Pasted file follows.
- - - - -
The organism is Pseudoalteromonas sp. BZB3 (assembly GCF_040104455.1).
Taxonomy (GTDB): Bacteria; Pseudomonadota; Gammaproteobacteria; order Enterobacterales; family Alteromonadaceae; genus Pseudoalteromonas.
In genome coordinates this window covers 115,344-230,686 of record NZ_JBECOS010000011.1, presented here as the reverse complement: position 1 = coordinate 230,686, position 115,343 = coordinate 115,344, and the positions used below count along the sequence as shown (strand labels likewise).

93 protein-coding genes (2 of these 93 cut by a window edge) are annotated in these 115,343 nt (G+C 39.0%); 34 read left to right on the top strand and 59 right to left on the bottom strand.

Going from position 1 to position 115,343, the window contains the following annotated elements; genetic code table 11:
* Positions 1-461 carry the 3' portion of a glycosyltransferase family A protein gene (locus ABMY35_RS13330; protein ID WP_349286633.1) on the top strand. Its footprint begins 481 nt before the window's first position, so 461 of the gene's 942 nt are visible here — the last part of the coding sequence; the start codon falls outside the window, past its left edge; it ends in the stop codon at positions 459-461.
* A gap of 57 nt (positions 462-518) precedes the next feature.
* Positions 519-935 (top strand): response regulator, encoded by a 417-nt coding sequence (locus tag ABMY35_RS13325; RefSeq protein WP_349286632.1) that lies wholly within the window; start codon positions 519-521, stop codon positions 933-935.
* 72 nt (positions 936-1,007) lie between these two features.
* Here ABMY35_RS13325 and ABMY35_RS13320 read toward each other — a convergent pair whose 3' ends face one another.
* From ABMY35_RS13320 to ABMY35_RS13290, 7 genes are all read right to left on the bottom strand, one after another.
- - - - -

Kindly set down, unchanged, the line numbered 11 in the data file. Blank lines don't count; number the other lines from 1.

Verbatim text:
* From ABMY35_RS13320 to ABMY35_RS13290, 7 genes are all read right to left on the bottom strand, one after another.